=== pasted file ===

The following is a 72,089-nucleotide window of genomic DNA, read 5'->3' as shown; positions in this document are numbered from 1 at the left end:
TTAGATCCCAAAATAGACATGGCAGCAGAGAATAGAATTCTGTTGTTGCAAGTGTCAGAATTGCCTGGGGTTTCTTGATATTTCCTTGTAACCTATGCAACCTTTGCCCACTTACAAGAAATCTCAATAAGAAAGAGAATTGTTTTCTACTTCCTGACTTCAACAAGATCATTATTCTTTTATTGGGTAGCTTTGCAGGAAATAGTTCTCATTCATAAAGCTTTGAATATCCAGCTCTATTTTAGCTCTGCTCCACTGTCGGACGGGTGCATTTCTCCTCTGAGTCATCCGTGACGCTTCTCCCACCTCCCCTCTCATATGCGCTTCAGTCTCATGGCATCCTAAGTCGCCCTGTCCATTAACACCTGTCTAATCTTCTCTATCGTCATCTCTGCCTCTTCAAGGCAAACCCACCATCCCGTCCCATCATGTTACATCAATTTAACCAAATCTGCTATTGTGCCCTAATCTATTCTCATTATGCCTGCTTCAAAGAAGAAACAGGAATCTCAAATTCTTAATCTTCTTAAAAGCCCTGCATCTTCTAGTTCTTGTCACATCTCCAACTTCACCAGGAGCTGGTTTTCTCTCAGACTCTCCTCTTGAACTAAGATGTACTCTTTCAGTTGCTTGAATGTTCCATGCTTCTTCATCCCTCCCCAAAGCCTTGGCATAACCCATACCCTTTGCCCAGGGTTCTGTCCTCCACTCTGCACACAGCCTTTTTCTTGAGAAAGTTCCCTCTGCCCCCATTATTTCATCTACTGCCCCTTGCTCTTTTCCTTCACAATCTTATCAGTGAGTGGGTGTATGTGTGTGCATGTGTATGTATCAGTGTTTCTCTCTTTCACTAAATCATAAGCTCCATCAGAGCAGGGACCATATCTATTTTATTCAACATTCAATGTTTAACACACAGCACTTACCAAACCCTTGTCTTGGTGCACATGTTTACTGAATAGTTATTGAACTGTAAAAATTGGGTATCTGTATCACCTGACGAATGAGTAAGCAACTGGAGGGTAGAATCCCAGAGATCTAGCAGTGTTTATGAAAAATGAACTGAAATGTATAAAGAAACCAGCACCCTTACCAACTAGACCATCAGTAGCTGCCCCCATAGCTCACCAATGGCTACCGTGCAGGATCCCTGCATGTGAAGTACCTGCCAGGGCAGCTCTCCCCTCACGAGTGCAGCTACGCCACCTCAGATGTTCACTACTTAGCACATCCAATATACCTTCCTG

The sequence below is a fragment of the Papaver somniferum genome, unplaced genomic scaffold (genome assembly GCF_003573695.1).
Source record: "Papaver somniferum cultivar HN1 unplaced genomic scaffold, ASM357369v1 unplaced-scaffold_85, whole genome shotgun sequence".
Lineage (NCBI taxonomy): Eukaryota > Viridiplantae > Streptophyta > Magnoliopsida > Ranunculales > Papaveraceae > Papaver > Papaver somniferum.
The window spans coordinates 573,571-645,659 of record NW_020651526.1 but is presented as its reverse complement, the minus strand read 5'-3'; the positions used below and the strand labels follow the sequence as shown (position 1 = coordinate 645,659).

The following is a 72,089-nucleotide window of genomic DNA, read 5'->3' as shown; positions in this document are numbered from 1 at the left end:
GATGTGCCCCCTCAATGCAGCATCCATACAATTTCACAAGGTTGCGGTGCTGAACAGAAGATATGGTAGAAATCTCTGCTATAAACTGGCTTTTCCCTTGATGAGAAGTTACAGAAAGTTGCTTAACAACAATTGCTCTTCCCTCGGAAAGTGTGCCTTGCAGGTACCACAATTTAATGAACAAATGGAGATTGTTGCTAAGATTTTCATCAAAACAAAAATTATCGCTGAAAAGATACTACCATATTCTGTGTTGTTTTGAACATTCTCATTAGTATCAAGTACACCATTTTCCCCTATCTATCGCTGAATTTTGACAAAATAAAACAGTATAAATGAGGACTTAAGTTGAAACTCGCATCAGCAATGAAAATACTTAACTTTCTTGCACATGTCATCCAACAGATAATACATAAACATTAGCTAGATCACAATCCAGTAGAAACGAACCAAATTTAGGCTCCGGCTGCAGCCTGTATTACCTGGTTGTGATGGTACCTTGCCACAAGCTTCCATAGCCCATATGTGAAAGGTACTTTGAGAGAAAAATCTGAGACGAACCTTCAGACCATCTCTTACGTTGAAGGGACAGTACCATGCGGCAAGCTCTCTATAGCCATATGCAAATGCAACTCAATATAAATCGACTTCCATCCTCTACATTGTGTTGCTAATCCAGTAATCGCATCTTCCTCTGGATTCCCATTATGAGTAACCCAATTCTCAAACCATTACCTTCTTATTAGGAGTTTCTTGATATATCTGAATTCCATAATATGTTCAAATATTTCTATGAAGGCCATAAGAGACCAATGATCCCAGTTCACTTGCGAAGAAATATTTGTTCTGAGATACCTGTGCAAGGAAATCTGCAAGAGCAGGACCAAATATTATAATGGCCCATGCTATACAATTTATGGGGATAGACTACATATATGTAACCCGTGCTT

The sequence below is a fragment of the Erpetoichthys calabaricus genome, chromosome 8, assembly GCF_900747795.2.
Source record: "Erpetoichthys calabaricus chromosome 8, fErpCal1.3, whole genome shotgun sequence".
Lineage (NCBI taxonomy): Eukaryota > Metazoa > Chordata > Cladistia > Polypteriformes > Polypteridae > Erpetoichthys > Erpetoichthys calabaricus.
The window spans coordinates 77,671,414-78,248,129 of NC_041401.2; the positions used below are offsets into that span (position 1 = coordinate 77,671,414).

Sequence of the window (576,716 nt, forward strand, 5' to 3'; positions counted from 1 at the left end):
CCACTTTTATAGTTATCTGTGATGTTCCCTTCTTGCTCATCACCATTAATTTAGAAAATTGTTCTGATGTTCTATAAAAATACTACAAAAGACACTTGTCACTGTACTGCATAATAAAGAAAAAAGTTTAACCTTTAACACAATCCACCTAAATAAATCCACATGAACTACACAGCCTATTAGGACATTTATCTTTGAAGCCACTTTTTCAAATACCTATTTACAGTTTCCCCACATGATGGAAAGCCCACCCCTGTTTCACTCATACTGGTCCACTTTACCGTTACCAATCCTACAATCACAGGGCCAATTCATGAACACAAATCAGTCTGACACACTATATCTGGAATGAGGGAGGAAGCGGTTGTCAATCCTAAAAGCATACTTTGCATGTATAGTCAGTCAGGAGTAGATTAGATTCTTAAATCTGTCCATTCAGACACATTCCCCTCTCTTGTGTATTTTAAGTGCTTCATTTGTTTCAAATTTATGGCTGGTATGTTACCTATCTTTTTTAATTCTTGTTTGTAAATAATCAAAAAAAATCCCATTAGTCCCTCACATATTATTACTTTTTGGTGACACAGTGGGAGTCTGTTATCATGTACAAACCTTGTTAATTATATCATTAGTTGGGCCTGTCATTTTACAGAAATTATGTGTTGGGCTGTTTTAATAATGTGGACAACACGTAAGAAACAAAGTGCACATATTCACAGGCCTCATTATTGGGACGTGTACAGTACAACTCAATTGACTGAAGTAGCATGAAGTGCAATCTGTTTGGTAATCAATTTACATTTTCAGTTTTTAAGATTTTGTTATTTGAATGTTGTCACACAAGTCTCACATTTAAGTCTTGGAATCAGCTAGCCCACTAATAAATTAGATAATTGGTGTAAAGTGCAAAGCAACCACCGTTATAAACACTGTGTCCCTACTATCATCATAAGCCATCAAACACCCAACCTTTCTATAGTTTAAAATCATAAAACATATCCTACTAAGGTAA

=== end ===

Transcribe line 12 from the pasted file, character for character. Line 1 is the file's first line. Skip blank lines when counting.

The window spans coordinates 77,671,414-78,248,129 of NC_041401.2; the positions used below are offsets into that span (position 1 = coordinate 77,671,414).